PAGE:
In kemp ridley, the indie-leaning pop-rock outfit that singer/songwriter Cayla Fralick led in her undergraduate days at the University of South Carolina, the nascent talents of both the group and the frontwoman were difficult to deny. Fralick possessed a nimble, billowy voice and an enviable knack for pop melodies and hooks, while the band behind her reveled in turbo-charging the sturdy structures of her songs with voracious guitars and genuine anthemic lift.
That group gradually disassembled in post-college life, playing their last show in 2013, with their members going on to various other pursuits and Fralick essentially disappearing from the scene even as she was getting her MFA in fiction at USC.
About a year-and-a-half ago, Fralick broke that extended absence and began performing as a solo artist with a startlingly good set of new songs. The story of those songs, as she often admits, is complicated.
“In grad school when I started approaching writing as a craft, it became a different thing entirely to me,” she recalls. “I was very overwhelmed by it, so I didn't really write any [songs] for those three years.”
Following a move to Baton Rouge in 2016, outside of any music community and in emotional turmoil, Fralick found her songwriting voice again, using songs as a way “to process a lot of what was going on” in her relationship.
“It was a very lonely time. I grew up in Columbia, so I was homesick all the time. My relationship was suffering for a lot of different reasons, so I was just very sad,” she explains. “At the same time, I also had all of these tools in my belt when it came to writing. I don't know why it didn't click earlier on, but suddenly it was like, I saw songwriting more like I saw my fiction and stuff.”
The songs poured forth, pairing the early pop-rock smarts that Fralick displayed years ago with a keen literary sensibility and evocative emotionalism in a way similar to artists like Lucy Dacus and Phoebe Bridgers, both influences she readily cops to.
“I listened to [Bridgers’ debut album **Stranger in the Alps**] and only that record for like a couple of months,” she admits. “That record honestly gave me the courage to be like, ‘Well, I can put these songs [I have been writing] out somewhere. That you can write these very honest songs that aren't really hiding a whole lot. I can put them out there and it might be OK and it might resonate with somebody else.”
When Fralick decided to move back to Columbia last year with her new songs in tow, she immediately hit up Archer Avenue producer/engineer and erstwhile multi-instrumentalist Eric McCoy to work on a new album, using a few familiar players, including former kemp ridley bassist (and frequent Free Times contributor) Cam Powell and A Fragile Tomorrow drummer Josh Kean, but mostly forging a distinctive sound all on their own.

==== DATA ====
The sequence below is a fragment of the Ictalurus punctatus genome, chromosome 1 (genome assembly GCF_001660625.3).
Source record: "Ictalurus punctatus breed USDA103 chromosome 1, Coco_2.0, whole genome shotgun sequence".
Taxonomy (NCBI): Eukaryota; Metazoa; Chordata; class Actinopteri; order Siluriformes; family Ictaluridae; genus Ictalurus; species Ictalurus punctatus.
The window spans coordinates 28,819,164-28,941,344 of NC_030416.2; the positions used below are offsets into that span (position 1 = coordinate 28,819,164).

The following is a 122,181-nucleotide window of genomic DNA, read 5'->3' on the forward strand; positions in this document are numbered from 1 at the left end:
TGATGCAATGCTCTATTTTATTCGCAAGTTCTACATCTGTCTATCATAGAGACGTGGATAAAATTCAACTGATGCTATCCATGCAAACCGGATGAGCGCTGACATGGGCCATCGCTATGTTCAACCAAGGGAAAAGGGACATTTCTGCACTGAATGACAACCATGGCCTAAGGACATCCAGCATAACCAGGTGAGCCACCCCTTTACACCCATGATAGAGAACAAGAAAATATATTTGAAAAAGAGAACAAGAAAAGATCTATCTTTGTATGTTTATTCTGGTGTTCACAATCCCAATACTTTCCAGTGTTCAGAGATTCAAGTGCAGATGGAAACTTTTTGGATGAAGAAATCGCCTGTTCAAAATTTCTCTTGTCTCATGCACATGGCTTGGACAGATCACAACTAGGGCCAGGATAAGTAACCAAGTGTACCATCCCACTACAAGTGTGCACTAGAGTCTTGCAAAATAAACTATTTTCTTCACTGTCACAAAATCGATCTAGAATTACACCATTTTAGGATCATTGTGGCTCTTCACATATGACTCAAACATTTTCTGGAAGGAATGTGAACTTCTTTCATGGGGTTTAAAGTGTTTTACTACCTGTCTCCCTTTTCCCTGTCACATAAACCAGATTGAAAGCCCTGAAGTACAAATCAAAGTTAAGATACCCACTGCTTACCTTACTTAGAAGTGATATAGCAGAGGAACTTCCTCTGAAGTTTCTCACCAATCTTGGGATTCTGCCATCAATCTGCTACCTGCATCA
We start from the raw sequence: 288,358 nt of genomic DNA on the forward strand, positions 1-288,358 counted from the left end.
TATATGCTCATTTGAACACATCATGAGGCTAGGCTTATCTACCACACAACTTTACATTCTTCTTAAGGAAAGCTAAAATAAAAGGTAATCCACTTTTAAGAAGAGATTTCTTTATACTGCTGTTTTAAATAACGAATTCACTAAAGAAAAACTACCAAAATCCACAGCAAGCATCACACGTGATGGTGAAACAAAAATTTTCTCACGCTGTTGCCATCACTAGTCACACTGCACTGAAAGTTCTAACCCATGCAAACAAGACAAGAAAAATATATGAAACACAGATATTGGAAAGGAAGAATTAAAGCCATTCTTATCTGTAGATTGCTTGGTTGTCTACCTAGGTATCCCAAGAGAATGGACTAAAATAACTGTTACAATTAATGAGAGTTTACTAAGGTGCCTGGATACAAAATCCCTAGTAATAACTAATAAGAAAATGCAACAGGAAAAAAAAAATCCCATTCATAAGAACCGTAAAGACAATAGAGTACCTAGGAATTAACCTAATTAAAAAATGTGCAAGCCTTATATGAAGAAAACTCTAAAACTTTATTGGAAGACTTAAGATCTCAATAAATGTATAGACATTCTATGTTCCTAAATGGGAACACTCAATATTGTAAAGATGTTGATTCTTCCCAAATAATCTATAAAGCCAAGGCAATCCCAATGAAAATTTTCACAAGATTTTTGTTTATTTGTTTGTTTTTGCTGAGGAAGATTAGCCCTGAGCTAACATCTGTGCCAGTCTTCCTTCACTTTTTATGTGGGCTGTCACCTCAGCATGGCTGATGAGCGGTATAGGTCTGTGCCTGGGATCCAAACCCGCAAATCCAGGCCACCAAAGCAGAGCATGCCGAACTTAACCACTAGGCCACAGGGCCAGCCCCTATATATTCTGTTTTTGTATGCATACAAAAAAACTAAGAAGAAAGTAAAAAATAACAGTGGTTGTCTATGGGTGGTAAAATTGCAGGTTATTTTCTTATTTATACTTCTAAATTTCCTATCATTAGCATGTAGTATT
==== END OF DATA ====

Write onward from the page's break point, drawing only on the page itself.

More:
The two charted out a sound awash in synths and warm, sympathetic guitars, embracing some of the indie rock grandeur of Lucy Dacus or Julien Baker on tunes like “Yours” or “Some Hotel,” but also trying out experimental-tinged electronics and vocal-filtered beds on tracks like “Back to Water” and “In the Fire.”
“Eric and I have a weird thing where we just work really well together,” Fralick says. “We would shoot each other songs back and forth by other artists trying to think about vibes and what we wanted it to kind of feel like. It was a very important thing for me — I wanted it to have a very specific feel. I could not have done any of it without him, for many reasons.”
They worked for months in the studio, layering keys and guitars and peppering the songs with electronic, vocal and percussive accents in an effort to undergird the emotional drift chronicled in the lyrics, to impressive effect.
The resulting record, entitled **Anyway, Here**, feels like a remarkable fruition of talent and labor, journeying through the power and frailty of intimate communication with consummate skill and tenderness, both musically and lyrically.
“Honestly, making this record felt like something I needed to do to be able to move on to something else,” Fralick points out, noting the emotional realism at the heart of it. “It’s made with a single person in mind, and it’s about this kind of ambivalence that has kind of been the way that we've been engaging with one another for the last year and a half. So the title **Anyway, Here** is kind of like, ‘Alright, here's this thing. I don't know what it's going to mean to you, but it means something to me.’”
“It’s also about getting back into doing something that I loved very much and something that I was away from for a while,” she continues, “now realizing that I have the capacity to, you know, create something like this.”
What: Cayla Fralick
Where: New Brookland Tavern, 122 State St.
When: Saturday, May 11, 7:30 p.m.
With: Stagbriar, Grace Joyner, King Vulture
Price: $10 ($8 advance; 18-plus only)
More: 803-791-4413, newbrooklandtavern.com